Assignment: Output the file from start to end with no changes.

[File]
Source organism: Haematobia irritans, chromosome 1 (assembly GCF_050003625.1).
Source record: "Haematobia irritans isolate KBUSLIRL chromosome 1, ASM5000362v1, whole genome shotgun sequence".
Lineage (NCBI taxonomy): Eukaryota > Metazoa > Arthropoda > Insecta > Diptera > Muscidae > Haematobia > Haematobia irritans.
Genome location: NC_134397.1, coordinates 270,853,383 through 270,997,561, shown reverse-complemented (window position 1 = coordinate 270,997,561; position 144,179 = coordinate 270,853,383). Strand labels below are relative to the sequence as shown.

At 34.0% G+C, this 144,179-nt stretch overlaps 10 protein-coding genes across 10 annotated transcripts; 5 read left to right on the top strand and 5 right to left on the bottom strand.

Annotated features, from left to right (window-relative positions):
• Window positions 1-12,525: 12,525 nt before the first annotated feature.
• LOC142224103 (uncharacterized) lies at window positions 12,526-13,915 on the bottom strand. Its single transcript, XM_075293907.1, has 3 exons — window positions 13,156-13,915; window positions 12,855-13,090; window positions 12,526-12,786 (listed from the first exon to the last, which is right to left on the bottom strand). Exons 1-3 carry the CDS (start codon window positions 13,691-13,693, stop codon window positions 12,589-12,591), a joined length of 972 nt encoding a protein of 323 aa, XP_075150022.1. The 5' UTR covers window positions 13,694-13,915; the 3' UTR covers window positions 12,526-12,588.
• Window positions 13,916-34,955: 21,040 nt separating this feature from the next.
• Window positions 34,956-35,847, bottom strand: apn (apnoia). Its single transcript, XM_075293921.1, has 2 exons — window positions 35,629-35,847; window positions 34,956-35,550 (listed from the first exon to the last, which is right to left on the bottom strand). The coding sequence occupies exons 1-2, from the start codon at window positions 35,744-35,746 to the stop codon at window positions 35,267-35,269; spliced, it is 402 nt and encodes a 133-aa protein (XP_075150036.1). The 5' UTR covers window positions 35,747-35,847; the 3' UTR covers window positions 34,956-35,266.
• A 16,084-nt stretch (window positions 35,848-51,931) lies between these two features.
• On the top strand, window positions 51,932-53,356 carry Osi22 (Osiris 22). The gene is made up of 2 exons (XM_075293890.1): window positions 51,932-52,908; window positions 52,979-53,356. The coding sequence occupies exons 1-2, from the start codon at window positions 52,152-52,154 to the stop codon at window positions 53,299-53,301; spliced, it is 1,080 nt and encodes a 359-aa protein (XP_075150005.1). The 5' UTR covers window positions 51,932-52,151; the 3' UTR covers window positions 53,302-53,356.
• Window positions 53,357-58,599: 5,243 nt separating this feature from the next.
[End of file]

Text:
Source organism: Haematobia irritans, chromosome 1 (assembly GCF_050003625.1).
Source record: "Haematobia irritans isolate KBUSLIRL chromosome 1, ASM5000362v1, whole genome shotgun sequence".
Lineage (NCBI taxonomy): Eukaryota > Metazoa > Arthropoda > Insecta > Diptera > Muscidae > Haematobia > Haematobia irritans.
Genome location: NC_134397.1, coordinates 270,853,383 through 270,997,561, shown reverse-complemented (window position 1 = coordinate 270,997,561; position 144,179 = coordinate 270,853,383). Strand labels below are relative to the sequence as shown.

At 34.0% G+C, this 144,179-nt stretch overlaps 10 protein-coding genes across 10 annotated transcripts; 5 read left to right on the top strand and 5 right to left on the bottom strand.

Annotated features, from left to right (window-relative positions):
• Window positions 1-12,525: 12,525 nt before the first annotated feature.
• LOC142224103 (uncharacterized) lies at window positions 12,526-13,915 on the bottom strand. Its single transcript, XM_075293907.1, has 3 exons — window positions 13,156-13,915; window positions 12,855-13,090; window positions 12,526-12,786 (listed from the first exon to the last, which is right to left on the bottom strand). Exons 1-3 carry the CDS (start codon window positions 13,691-13,693, stop codon window positions 12,589-12,591), a joined length of 972 nt encoding a protein of 323 aa, XP_075150022.1. The 5' UTR covers window positions 13,694-13,915; the 3' UTR covers window positions 12,526-12,588.
• Window positions 13,916-34,955: 21,040 nt separating this feature from the next.
• Window positions 34,956-35,847, bottom strand: apn (apnoia). Its single transcript, XM_075293921.1, has 2 exons — window positions 35,629-35,847; window positions 34,956-35,550 (listed from the first exon to the last, which is right to left on the bottom strand). The coding sequence occupies exons 1-2, from the start codon at window positions 35,744-35,746 to the stop codon at window positions 35,267-35,269; spliced, it is 402 nt and encodes a 133-aa protein (XP_075150036.1). The 5' UTR covers window positions 35,747-35,847; the 3' UTR covers window positions 34,956-35,266.
• A 16,084-nt stretch (window positions 35,848-51,931) lies between these two features.
• On the top strand, window positions 51,932-53,356 carry Osi22 (Osiris 22). The gene is made up of 2 exons (XM_075293890.1): window positions 51,932-52,908; window positions 52,979-53,356. The coding sequence occupies exons 1-2, from the start codon at window positions 52,152-52,154 to the stop codon at window positions 53,299-53,301; spliced, it is 1,080 nt and encodes a 359-aa protein (XP_075150005.1). The 5' UTR covers window positions 51,932-52,151; the 3' UTR covers window positions 53,302-53,356.
• Window positions 53,357-58,599: 5,243 nt separating this feature from the next.